Second Ballot

Cruz Outmaneuvers Trump in Weekend Delegate Collection

The Texas senator continues to position himself for a second ballot showdown at a contested Republican convention.
Photpgrapher: Andrew Harrer/Bloomberg

Republican presidential candidate Ted Cruz won the majority of delegates that the Utah and Maine parties voted to send to July's convention, another victory for the Texas senator's organizational efforts over front-runner Donald Trump that could bolster Cruz at a contested convention.

Cruz loyalists nabbed 19 of the 20 available slots at Maine's Republican convention on Saturday and 36 of the 37 slots in Utah, according to several reports. Cruz has repeatedly managed to place supporters as delegates at state conventions, including Colorado and Louisiana, prompting ire from the front-runner's campaign.

Maneuvering over delegates is being driven by the possibility that no candidate, including Trump, comes into Cleveland with enough delegates to win on a first ballot. In most cases, the delegates awarded at state meetings are free to vote for whichever candidate they choose after the first ballot—a scenario that could play out if Trump fails to amass the 1,237 needed to be the party's presumptive nominee. 


The latest losses for Trump come even as he has brought on a veteran Republican operative, Paul Manafort, to head up his state-by-state effort to secure delegates. Cruz's campaign has deftly lined up his own supporters to fill delegate slots in several states, setting up a potential strong second ballot showing for the Texas senator.

In a Facebook post on Saturday night, Maine Governor Paul LePage, who has endorsed Trump, accused a Cruz campaign operative of reneging on a promise to nominate a slate of delegates to the state convention that reflected the outcome of the state's March 5 Republican caucuses. Based on the vote breakdown, that would have meant 12 delegates to Cruz for his win to Trump's nine.

“Not only are Cruz’s national campaign operatives trying to suppress delegates for Trump and Kasich, but they are also besmirching the efforts of the many good Maine Republicans who are Cruz supporters,” LePage wrote. “They, too, deserve better than these devious machinations by professional political operators from the Republican establishment who are scheming to stifle the voice of Mainer voters.”

A Cruz campaign spokeswoman did not immediately return a request for comment on LePage's post. Cruz won Utah's March 22 caucuses, according to a delegate tracker from the Associated Press, meaning all 40 of its delegate were pledged to him on the first round of voting at the convention.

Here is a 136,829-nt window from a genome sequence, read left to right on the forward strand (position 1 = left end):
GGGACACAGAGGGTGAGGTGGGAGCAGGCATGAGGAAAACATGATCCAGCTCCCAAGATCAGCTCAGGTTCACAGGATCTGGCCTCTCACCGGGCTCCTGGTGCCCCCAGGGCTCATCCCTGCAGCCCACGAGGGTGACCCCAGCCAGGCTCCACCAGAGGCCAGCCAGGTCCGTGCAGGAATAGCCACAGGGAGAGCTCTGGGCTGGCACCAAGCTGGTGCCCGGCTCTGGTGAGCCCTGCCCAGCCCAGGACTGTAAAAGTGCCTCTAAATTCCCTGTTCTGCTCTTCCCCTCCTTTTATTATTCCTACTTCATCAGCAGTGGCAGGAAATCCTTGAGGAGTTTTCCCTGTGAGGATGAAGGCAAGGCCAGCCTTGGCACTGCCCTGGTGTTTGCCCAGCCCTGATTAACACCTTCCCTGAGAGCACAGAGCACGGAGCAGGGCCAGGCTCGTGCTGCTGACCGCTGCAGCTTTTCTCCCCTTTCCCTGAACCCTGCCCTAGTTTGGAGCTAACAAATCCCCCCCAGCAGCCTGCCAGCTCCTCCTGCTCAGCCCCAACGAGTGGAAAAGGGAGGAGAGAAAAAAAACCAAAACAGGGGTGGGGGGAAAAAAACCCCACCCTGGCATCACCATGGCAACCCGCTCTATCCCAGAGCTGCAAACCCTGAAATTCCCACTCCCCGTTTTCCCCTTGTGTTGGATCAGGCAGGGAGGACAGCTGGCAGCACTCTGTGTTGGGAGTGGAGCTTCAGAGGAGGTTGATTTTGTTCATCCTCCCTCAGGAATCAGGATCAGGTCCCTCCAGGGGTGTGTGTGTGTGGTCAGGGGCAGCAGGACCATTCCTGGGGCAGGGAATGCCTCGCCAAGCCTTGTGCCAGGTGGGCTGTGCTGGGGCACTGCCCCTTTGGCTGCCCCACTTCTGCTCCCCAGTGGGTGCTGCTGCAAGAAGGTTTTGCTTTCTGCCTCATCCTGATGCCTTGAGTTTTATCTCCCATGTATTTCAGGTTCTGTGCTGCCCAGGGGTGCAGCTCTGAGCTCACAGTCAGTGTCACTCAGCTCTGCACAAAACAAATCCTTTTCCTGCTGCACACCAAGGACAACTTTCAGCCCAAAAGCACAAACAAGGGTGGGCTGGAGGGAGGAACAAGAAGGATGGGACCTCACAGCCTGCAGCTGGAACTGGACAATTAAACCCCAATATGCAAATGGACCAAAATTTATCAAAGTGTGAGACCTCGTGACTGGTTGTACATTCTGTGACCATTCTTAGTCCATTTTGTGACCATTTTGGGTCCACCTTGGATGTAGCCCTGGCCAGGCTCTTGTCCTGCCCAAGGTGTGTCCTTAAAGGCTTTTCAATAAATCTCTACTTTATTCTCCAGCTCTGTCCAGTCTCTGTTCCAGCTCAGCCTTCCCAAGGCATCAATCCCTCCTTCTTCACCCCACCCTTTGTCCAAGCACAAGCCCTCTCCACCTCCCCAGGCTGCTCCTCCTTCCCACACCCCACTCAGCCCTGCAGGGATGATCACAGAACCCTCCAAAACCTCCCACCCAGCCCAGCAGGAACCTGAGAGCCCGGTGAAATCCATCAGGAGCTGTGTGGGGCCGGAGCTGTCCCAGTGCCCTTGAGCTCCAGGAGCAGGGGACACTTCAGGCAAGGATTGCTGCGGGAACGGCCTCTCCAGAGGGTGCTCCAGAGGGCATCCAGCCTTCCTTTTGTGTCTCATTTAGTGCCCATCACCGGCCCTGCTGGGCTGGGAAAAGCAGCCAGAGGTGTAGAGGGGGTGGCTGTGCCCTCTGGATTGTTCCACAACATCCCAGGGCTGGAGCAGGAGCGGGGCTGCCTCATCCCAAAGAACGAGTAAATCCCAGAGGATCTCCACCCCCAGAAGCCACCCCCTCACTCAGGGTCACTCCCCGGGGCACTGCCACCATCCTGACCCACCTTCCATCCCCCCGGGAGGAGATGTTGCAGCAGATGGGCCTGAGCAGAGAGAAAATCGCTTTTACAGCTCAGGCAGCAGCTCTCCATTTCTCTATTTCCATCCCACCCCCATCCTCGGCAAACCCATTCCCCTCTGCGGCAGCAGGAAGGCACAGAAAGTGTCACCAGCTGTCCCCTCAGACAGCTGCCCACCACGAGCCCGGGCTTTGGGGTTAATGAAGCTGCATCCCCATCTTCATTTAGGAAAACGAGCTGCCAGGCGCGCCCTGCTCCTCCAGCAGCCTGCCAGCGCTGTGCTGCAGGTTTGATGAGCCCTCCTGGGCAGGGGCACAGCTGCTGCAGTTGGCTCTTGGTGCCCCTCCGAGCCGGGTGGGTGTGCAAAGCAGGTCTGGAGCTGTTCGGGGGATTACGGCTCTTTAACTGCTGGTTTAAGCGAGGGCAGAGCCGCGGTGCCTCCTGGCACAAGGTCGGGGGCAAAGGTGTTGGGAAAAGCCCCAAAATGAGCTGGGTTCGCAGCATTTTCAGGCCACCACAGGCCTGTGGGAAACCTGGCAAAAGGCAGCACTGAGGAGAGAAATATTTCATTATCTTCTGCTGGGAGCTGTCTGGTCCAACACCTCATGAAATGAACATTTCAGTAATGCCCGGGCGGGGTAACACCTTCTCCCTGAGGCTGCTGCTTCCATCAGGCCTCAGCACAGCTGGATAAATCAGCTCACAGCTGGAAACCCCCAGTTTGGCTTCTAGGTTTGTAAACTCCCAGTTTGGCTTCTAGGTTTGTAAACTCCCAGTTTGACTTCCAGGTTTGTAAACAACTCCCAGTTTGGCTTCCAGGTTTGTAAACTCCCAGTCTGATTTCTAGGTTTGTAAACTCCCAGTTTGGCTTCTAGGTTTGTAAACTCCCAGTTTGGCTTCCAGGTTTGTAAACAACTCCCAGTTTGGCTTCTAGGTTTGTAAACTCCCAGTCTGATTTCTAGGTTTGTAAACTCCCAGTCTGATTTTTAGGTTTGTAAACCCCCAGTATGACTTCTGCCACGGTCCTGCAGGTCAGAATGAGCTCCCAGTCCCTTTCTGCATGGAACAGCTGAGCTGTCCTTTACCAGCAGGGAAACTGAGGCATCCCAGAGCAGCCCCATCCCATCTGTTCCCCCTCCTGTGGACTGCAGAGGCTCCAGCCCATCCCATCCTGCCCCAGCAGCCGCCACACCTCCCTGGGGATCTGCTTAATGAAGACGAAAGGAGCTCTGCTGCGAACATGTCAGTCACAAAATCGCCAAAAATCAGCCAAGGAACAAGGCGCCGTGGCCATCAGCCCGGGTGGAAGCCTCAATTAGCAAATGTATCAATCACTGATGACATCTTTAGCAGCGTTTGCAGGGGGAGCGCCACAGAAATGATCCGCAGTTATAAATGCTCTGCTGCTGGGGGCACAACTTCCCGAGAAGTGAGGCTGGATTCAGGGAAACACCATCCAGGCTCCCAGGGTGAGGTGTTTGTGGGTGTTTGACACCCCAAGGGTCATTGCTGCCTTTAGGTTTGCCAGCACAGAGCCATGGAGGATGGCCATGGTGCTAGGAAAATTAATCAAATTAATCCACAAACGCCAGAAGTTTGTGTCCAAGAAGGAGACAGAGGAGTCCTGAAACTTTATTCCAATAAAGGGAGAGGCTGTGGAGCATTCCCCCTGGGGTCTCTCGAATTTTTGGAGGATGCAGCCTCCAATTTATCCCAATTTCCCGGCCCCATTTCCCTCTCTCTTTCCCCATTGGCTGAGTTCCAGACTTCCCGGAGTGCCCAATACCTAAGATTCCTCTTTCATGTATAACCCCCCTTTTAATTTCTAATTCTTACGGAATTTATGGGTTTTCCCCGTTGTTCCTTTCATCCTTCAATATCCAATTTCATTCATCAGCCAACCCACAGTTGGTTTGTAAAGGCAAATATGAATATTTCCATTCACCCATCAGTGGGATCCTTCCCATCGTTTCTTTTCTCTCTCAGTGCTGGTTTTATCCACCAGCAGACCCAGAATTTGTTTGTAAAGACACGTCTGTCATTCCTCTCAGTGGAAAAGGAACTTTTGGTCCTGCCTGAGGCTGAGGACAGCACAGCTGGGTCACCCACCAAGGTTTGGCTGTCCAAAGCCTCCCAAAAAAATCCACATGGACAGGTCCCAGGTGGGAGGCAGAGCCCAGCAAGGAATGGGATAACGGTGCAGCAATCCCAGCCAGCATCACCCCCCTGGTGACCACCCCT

As of Sunday, 845 delegates must vote for Trump on the first ballot of the Republican National Convention, thanks to the billionaire's victories in state primaries and caucuses, while just 559 are pledged to Cruz, according AP. But Cruz's continued success in getting his supporters elected as delegates could provide him an advantage if voting goes beyond the first round. 

Trump will win on the first ballot at the convention, making the delegate machinations moot, Manafort said on Fox News Sunday. He noted that Trump is expected to beat Cruz in all of the five contests on Tuesday—Pennsylvania, Connecticut, Maryland, Delaware, and Rhode Island. 

Trump collected 89 of the 93 delegates in the New York Republican primary on April 19, according to AP. The dominating victory ensured Cruz, who was shut out in the Empire State, cannot reach the 1,237 delegate threshold through contest victories alone, and would have to rely on convention maneuvering.

Manafort also said Sunday on ABC’s This Week that the Trump campaign will “be filing protests” against Cruz's delegates. In past years, the most common challenge has been when a campaign goes before the convention's contest committee to allege irregularities in the voting that led to a rival's delegate slate, a process that can eventually result in the delegates getting thrown out. In 2012, Mitt Romney's campaign successfully challenged 10 Ron Paul delegates from Maine.

Whichever candidate's delegates dominate the committee, which is often the delegate-leader overall, will have an advantage, but a full convention floor vote finalizes the decision.

—With assistance from Steven T. Dennis.

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